2005 Salt Lake City Annual Meeting (October 16–19, 2005)

Paper No. 8
Presentation Time: 4:00 PM


HAN, Jie, Department of Plant and Soil Sciences, University of Delaware, 155 Townsend Hall, University of Delaware, Newark, DE 19716 and JIN, Yan, Department of Plant and Soil Sciences, University of Delaware, 157 Townsend Hall, University of Delaware, Newark, DE 19716, hanjie@udel.edu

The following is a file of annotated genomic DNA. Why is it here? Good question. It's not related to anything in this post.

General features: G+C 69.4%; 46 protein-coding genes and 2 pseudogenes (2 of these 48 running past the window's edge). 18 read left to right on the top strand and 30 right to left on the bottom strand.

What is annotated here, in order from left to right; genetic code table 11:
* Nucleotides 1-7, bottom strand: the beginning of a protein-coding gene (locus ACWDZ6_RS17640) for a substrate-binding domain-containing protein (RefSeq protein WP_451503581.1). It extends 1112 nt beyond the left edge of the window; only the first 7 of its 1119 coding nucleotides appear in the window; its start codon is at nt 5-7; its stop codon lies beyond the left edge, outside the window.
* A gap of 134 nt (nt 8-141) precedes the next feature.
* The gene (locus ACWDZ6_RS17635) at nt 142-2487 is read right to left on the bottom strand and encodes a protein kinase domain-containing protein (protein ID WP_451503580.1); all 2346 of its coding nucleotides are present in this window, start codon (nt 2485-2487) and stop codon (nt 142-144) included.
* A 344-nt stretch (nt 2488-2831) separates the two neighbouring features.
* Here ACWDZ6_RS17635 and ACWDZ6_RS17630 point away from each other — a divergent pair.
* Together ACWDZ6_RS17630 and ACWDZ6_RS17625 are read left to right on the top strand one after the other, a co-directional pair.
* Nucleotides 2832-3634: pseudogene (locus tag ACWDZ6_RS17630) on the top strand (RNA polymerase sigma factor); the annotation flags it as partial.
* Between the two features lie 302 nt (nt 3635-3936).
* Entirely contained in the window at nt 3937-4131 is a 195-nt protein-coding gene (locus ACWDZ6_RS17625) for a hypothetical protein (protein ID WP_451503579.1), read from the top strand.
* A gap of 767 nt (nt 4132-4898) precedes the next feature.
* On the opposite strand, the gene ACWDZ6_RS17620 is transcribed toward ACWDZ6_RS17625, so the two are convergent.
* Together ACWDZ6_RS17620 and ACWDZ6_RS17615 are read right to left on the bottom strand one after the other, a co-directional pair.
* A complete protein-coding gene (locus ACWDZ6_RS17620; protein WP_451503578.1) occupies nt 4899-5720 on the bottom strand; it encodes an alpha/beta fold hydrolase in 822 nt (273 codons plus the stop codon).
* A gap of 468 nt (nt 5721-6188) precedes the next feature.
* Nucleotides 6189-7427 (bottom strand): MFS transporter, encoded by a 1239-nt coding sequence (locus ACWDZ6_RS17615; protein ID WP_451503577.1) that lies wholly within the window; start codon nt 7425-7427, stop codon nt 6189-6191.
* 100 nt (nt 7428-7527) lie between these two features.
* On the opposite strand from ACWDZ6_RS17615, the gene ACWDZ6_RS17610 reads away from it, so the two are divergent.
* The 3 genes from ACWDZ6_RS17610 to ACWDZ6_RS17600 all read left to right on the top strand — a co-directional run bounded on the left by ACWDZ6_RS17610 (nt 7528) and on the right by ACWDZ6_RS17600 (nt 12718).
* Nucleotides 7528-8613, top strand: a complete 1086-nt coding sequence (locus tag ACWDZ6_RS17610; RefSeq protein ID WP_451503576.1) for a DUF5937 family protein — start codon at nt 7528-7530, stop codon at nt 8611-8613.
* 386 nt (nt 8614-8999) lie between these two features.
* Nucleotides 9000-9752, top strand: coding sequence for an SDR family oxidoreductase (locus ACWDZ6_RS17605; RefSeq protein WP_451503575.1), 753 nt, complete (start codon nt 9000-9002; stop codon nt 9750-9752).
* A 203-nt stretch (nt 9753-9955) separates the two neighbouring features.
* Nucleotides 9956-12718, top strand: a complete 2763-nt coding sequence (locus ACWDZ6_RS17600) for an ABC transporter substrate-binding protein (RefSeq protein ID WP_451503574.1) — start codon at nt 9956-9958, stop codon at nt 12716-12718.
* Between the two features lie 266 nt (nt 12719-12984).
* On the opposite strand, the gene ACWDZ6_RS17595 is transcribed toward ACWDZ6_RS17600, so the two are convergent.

Migration of colloids can facilitate transport of bacteria, virus, metal, and radionuclide in the subsurface environment. However, mechanisms of colloid transport and retention are complex and not completely understood, especially in heterogeneous media and under unsaturated flow conditions. In this study, saturated and unsaturated column experiments were conducted to examine the behavior of 19 nm sulfate latex particles in 300--355 mm sand (treated to have either hydrophilic or hydrophobic surfaces) with mixed wettability at a constant ionic strength of 100 mM and pH of 7.5. Batch experiments were conducted with the hydrophilic, hydrophobic sands and the mixture of them to determine attachment coefficients of the colloid at the hydrophilic and hydrophobic sand surfaces. Results show that colloid transport was significantly delayed in the unsaturated columns as compared to the saturated columns packed with hydrophilic sand and the mixture of 70% hydrophilic and 30% hydrophobic sand. Breakthrough kept increasing in the mixture of 30% hydrophilic and 70 % hydrophobic sand under unsaturated conditions. Modification of water flow paths and the resulting change of air-water and solid-water interfacial areas as the fraction of hydrophobic sand changed are likely responsible for the observed different behavior. Results from this study also suggest that there was increasing retardation of latex particles breakthrough as the fraction of hydrophobic sand increased. Batch experimental results further indicate that hydrophobic interactions between the latex particles and the hydrophobic sand played an important role in colloid retention in the heterogonous media with mixed wettability.